K-5 Math Program Update Presented To BOE
The Board of Education recently heard a presentation from elementary and Reed Intermediate School representatives updating officials on the Bridges math program that was implemented last year for kindergarten through fifth grade.
The presenting group consisted of math and science specialists Jess Fonovic from Reed, Amy Hiruo from Hawley School, Jill Bracksieck from Middle Gate School, Chrissie Pierce from Head O’ Meadow School, and Kris Feda from Sandy Hook School.
“For many years there hasn’t been a consistent math program K-5 in Newtown. We are thrilled to have that in Bridges,” Fonovic said.
Fonovic elaborated on K-5 consistency, describing Bridges math as “rigorous, engaging, and accessible,” with an embedded skill building program to introduce, reinforce and extend concepts.
Fonovic also spoke highly of the incorporated intervention program as well, saying, “it really targets the instruction of students that have mathematical gaps.”
Later, Bracksieck said during intervention, students are hearing the same language and models, and practicing the same strategies as in the core program. She said additional models added in intervention “beautifully support” the core.
‘Everyone Is Engaged’
“Students really talk like mathematicians,” Feda added about the vocabulary focus of the program and the student discourse encouraged in Bridges. “The students actually listen to each other, they build on each other’s ideas, they have developed a really deep conceptual understanding.”
The board also learned students could share their thinking on the Bridges website and see how other peers may have solved problems.
Hiruo talked about how hands-on learning is pervasive in Bridges’ design, with teachers and students having access to hands-on tools that allow students to make sense of their thinking.
Bracksieck described a Bridges lesson plan, explaining that someone capable of complex operations will have time to try something more challenging after they try what is easier for them.
“Everyone is engaged,” Bracksieck said.
It was explained that the iReady diagnostic test, assigned three times a year in Newtown, gives each student a “personalized pathway” to identify student need and level in various math standards.
The supplementary online program Math At Home, which is free for anyone, was also discussed by presenters. According to the group, teachers assign Math At Home content to students, or the website can be used casually by families with an accessible answer key and digital hands-on tools.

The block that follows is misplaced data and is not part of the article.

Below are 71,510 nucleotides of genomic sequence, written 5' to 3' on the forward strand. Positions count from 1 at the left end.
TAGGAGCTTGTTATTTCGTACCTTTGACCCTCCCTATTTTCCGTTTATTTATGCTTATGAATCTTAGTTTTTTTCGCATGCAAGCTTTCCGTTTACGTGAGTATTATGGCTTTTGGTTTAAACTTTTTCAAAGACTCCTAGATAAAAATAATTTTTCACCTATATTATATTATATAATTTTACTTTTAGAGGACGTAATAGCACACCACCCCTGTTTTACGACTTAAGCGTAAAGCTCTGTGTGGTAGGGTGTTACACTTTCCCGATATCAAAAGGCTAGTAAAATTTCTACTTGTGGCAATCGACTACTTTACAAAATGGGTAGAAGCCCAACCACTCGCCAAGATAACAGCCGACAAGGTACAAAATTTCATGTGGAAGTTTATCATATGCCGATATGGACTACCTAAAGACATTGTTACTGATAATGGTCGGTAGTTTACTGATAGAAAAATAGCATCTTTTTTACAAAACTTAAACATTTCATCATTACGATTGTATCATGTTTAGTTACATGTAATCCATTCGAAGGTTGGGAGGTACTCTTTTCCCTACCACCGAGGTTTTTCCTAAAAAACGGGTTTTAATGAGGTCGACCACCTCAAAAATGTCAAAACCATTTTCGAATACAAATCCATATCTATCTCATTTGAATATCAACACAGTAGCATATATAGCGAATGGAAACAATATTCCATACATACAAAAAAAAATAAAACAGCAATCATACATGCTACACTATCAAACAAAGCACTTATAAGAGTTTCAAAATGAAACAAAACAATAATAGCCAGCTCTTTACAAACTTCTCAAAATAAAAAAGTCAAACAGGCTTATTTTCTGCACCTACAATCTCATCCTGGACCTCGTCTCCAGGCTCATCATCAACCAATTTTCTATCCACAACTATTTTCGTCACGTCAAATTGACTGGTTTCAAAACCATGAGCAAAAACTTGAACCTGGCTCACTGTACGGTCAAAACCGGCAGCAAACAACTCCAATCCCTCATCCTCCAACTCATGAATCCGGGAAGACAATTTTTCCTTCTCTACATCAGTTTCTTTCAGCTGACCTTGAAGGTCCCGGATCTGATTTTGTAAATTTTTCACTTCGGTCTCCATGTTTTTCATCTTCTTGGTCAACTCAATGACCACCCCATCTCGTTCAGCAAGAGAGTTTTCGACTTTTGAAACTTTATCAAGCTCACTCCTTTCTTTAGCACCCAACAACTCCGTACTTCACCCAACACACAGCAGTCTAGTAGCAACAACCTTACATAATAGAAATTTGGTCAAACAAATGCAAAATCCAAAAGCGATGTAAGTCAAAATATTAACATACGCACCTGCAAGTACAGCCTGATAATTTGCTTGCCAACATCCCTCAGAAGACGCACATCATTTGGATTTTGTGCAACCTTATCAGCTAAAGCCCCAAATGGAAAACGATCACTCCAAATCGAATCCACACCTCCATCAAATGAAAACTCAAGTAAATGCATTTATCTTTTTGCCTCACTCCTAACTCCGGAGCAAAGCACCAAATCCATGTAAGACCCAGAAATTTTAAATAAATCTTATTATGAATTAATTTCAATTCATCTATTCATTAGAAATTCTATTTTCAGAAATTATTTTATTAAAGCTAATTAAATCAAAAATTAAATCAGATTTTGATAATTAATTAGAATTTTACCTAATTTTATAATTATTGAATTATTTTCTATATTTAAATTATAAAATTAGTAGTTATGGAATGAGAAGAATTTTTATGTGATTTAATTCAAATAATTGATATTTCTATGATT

Each activity on the website includes an additional challenge question.
An assessment calendar for the 2022-2023 calendar year was presented. One of the presenters said assessments are being used to understand where students are in the curriculum, but the district is not “over-assessing.”
Later, in response to a board question, Hiruo said that while the district was still dealing with learning gaps from the pandemic, there has been “great growth” in test scores.
The group shared testimonials from teams of teachers and individual educators, as well as from Brookfield teachers who had visited Newtown to see if Bridges was right for their district. Testimony from two fifth grade students was included as well. All testimony presented about the Bridges program was positive.
The presentation did not mention any negatives to the program or difficulties in its implementation.
Board member Alison Plante asked if there were any “pieces that need work or improvement” in the Bridges curriculum.
Bracksieck said the district has more to learn about the program, and that they will “continue to offer embedded professional development” to “address the rigor of teaching.”
Board Chair Deborra Zukowski asked about the acclimation of students who may become frustrated with the content and “turn off” and advanced students who may excel beyond the content provided.
Regarding frustrated students, Bracksieck replied, “We have found that the models presented in the intervention program are very helpful to our students who may have trouble reading and taking apart a word problem.”
Bracksieck said advanced students are “engaged” and find the challenge questions provided “vigorous.”
Zukowski asked the specialists if there was anything else they needed to make the program a success.
Feda said having math interventionists has made “a world of difference” and asked that the board continue to support the math and science specialists by providing them with human resources to support the needs of all kids.
Reporter Noelle Veillette can be reached at email@example.com.